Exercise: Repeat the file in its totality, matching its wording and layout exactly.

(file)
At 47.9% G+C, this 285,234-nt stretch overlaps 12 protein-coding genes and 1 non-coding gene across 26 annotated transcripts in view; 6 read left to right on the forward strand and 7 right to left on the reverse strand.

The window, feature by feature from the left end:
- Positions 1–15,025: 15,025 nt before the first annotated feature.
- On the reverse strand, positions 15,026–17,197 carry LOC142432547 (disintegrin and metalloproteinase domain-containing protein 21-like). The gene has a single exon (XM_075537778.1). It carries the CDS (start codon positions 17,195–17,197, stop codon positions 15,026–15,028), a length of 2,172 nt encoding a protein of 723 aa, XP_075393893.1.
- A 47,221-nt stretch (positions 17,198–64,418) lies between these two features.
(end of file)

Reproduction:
At 47.9% G+C, this 285,234-nt stretch overlaps 12 protein-coding genes and 1 non-coding gene across 26 annotated transcripts in view; 6 read left to right on the forward strand and 7 right to left on the reverse strand.

The window, feature by feature from the left end:
- Positions 1–15,025: 15,025 nt before the first annotated feature.
- On the reverse strand, positions 15,026–17,197 carry LOC142432547 (disintegrin and metalloproteinase domain-containing protein 21-like). The gene has a single exon (XM_075537778.1). It carries the CDS (start codon positions 17,195–17,197, stop codon positions 15,026–15,028), a length of 2,172 nt encoding a protein of 723 aa, XP_075393893.1.
- A 47,221-nt stretch (positions 17,198–64,418) lies between these two features.